Listening to Preaching as a Preacher

I don’t like listening to sermons.

Now, this may come as a bit of a surprise, since I am essentially a professional sermon-writer.  A significant portion of every week of my life for the last years has been spent composing, reflecting upon, and delivering sermons.  And yet I don’t enjoy listening to them.

It wasn’t always this way.  When I was maturing in my faith during high school and university the sermon was a hugely significant part of my spiritual development.  I listened on Sundays, I listened on the radio, I listened as often as I was able because, in the sermons I heard, I felt that I was being really fed.  And yet something changed.

Upon reflection, there are several potential reasons for why the sermon has soured for me, and the first real change for me was that I learned Greek, the original language of the New Testament.  Nothing re-forms your understanding of the bible quite like reading it in its original languages.  But while this enriched my personal study of scripture, it simultaneously challenged my public enjoyment of it.  See, along with the Greek language I learned of a little, dangerous sounding thing called the “exegetical fallacy.”  It is, in short, a logical error that a preacher commits when he takes a Greek word and defines it in a way that is convenient to the point he’s trying to make.  It’s unethical, but widely done, and often done not out of malice but genuine ignorance.  Many ministers, it turns out, are not very good with the Greek they quote from week to week.  Well, now that I was a person who had some idea of what the Greek text said and was about, there followed a natural fall-out in my sermon appreciation.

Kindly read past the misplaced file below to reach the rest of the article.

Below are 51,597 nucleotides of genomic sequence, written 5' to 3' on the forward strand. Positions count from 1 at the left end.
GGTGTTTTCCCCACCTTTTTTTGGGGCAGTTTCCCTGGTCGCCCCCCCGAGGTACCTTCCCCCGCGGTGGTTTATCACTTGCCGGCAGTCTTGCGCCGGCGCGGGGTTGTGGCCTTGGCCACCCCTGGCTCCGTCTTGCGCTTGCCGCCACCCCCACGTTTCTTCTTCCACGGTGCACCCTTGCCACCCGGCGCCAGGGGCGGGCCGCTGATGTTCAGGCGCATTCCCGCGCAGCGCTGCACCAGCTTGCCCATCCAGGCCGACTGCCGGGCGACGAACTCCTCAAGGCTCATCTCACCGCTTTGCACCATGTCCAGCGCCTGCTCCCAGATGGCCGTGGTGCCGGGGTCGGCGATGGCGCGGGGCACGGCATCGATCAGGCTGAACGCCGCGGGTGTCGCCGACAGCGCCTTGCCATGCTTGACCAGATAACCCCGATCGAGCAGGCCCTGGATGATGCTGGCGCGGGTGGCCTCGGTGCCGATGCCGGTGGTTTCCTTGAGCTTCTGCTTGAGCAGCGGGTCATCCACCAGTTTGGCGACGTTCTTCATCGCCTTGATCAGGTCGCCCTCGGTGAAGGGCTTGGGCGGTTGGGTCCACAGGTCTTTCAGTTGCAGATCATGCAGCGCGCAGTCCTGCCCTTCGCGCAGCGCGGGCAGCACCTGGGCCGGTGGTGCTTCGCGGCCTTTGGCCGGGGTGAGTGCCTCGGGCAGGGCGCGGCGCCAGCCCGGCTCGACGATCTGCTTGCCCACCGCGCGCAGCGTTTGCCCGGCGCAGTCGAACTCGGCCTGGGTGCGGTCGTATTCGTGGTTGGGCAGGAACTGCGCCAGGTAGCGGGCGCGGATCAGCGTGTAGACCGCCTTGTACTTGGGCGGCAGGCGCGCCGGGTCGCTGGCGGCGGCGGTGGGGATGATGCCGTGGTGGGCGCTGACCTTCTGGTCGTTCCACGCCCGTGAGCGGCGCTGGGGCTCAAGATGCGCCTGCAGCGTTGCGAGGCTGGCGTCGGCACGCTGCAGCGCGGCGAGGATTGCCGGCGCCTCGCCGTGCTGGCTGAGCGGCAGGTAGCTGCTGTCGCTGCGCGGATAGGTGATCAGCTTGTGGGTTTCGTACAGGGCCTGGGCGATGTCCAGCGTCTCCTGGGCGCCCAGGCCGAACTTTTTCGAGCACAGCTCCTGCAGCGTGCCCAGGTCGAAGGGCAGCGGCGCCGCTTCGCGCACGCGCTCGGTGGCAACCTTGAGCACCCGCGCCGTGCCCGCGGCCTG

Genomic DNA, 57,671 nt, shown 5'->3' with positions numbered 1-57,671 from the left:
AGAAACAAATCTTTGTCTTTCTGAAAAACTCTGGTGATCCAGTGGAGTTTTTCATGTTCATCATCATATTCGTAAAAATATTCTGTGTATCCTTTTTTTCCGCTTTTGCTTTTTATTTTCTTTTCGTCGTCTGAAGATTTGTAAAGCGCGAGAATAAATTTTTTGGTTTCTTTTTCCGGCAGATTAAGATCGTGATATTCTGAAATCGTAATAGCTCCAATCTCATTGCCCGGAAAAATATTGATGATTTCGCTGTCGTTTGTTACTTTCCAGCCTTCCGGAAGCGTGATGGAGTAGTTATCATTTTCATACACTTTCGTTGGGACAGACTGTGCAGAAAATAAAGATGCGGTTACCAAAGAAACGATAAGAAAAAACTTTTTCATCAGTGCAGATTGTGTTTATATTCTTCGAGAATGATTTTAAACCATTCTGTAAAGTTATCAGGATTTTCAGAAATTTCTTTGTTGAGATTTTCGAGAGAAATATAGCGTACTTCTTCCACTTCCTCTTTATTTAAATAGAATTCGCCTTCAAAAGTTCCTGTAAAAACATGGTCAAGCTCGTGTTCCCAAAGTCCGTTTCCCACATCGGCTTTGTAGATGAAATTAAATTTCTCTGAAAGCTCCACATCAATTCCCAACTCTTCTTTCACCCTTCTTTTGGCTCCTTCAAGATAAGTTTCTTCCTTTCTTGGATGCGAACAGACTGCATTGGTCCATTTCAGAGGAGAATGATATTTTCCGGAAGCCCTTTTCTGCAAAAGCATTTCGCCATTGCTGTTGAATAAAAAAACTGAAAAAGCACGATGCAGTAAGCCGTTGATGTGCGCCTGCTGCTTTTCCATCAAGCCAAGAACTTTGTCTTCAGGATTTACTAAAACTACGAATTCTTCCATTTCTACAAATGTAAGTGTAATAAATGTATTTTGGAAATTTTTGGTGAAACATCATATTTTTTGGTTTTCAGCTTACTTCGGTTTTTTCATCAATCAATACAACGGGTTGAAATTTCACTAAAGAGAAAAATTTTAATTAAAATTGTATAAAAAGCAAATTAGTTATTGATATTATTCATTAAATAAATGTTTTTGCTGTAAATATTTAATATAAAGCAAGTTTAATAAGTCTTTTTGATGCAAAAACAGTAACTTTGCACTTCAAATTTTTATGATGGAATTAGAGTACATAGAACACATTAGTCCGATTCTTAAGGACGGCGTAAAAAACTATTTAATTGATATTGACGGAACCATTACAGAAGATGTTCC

In itself, however, awareness of the exegetical fallacy is not enough to ruin all sermons for me.  Many ministers are careful preachers and never commit the fallacy.  Many who do commit the fallacy do it on minor sub-points and can be forgiven on the whole.  But the growing awareness that preachers are not always as careful with their research as they ought to be has stayed with me.  It awoke in me a critical spirit—not one in a bad or wicked sense, but one that was going to listen more carefully to what was said.  That critical spirit (which I encourage in the members of my church) means that we listen carefully to what is said.  We ask questions like, “What are the consequences of that thought?” and “Does this square up with what we know about God from other parts of the bible?” And those are questions that I believe every Christian ought to be asking him or herself while listening to sermons.

Still, the awareness that ministers can be unethical in their rhetoric and the awakening of a (positively) critical spirit were not enough to ruin sermons for me.  Perhaps, then, the change came as I attended seminary.  After all, there’s nothing quite like the seminary experience to ruin the hearts of well-intentioned Christians.  And it’s true, in some ways, that the more I learned about God and theology and rhetoric and pastoral work the more I began to feel a measure of angst about the lion’s share of preaching I was hearing.  Was this what we ought to be doing in church? What’s the purpose of the twenty to forty minute talk we give once a week to a largely unchanged public?